Trump Could Be Allowed to Stay at Mar-a-Lago If He's Considered an Employee—Attorney

Donald Trump may be permitted to call his Mar-a-Lago mansion home if he is considered to be an employee of the club, a lawyer representing the Town of Palm Beach has concluded, amid an ongoing legal battle over the former president's right to reside on the sprawling Florida estate.

Trump's neighbors have petitioned local officials in the town to block his residency at the resort, which they say is a social club and therefore unsuitable for use as a permanent residence.

The former president's plans to reside in Mar-a-Lago may also be in contravention of a 1993 agreement with the Town of Palm Beach, which limits his stay to seven consecutive days and 21 days per year.

According to a memorandum, first reported by the Washington Post and seen by local news outlets including the Palm Beach Daily News, Palm Beach Town Attorney John C. Randolph said the case now hinged on whether the former president could now be considered an employee at the social club, which includes a pool and spa and also hosts wedding and private functions.

In the note dated January 29, Randolph reportedly wrote that the 1993 agreement "did not incorporate a direct prohibition on former President Trump residing at the club, the language in the agreement pertaining only to the members' use of guest suites."

He noted that, "absent a specific restriction prohibiting former president Trump from residing at the Club, it appears the Zoning Code permits him to reside at the Club"— referring to Palm Beach's zoning codes which allow staff to reside at a private club.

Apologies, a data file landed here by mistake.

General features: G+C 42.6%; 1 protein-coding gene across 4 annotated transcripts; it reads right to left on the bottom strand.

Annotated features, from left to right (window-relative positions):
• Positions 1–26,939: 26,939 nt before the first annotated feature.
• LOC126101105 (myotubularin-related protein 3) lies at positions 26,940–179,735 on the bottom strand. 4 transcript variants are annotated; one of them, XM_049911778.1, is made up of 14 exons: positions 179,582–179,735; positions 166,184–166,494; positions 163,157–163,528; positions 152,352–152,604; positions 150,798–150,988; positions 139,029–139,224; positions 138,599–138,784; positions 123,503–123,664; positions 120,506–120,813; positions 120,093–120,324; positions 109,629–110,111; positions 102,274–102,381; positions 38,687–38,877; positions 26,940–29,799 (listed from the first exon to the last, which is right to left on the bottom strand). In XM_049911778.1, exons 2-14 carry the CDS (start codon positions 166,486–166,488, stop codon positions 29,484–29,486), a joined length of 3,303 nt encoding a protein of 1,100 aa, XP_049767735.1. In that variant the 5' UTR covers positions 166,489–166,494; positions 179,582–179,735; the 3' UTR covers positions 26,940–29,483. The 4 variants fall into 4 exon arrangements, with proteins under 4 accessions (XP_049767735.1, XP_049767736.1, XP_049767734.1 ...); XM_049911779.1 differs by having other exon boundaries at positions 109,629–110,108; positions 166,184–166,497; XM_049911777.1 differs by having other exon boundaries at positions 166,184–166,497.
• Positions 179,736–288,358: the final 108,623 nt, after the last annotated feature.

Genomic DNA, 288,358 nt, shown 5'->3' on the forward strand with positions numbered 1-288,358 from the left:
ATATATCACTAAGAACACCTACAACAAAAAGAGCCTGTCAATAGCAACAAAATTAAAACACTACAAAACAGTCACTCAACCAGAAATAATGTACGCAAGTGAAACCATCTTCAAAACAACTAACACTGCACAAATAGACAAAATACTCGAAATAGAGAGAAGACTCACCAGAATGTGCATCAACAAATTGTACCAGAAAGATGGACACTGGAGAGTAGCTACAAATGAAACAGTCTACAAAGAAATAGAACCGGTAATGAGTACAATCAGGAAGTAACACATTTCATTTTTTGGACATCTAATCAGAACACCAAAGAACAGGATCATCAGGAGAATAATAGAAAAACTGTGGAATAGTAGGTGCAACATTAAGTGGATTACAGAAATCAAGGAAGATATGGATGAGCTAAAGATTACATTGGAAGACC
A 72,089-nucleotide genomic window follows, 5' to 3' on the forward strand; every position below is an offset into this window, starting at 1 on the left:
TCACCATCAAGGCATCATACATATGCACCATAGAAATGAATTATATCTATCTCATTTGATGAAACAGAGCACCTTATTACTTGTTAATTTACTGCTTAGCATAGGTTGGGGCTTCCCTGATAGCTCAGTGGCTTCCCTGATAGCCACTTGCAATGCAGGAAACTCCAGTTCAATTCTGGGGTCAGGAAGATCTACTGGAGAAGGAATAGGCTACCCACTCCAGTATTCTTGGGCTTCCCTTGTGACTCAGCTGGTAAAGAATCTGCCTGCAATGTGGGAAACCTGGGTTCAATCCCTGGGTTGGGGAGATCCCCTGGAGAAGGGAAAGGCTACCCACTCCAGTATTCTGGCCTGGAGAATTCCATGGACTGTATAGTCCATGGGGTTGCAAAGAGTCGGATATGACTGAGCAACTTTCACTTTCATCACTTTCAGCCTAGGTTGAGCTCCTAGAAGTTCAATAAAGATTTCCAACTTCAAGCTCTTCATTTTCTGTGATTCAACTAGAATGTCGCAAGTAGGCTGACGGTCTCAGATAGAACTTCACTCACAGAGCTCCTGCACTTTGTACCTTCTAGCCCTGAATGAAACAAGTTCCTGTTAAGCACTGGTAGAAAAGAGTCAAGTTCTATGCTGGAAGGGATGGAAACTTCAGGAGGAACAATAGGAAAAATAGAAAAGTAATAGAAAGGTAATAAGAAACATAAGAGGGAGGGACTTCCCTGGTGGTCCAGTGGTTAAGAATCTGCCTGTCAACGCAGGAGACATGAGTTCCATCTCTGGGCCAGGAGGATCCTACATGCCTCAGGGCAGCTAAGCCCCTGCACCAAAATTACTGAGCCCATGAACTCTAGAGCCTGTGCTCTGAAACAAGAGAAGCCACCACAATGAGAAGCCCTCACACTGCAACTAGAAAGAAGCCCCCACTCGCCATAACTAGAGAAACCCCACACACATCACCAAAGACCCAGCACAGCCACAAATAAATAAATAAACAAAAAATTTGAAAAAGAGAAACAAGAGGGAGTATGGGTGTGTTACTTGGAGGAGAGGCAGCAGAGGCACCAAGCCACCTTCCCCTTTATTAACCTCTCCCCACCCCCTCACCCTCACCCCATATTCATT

President Donald Trump
Then-US President Donald Trump makes a video call to the troops stationed worldwide at the Mar-a-Lago estate in Palm Beach Florida, on December 24, 2019. Trump now wants to call the estate his permanent home. NICHOLAS KAMM/AFP via Getty Images

In the final days of Trump's presidency, moving trucks were seen at the Mar-a-Lago club. Weeks earlier, some of Trump's soon-to-be neighbors were petitioning local officials to block his move, saying that as Mar-a-Lago was a social club, the Republican businessman should not be able to call it home.

In a letter to the Town of Palm Beach and the U.S. Secret Service, they argued that the 1993 agreement removed his legal right to live there.

"To avoid an embarrassing situation for everyone and to give the president time to make other living arrangements in the area, we trust you will work with his team to remind them of the use agreement parameters," wrote Reginald Stambaugh, a lawyer representing the residents of a property neighboring Mar-a-Lago.

"Palm Beach has many lovely estates for sale, and surely he can find one which meets his needs."

Trump's daughter, Ivanka, and son-in-law, Jared Kushner, are also expected to settle in South Florida.

The couple are reported to have signed a deal to lease a condominium in Miami for at least a year while they build a house on a plot of land they recently bought on nearby Indian Creek Island for $32 million.

Newsweek contacted the Town of Palm Beach for comment.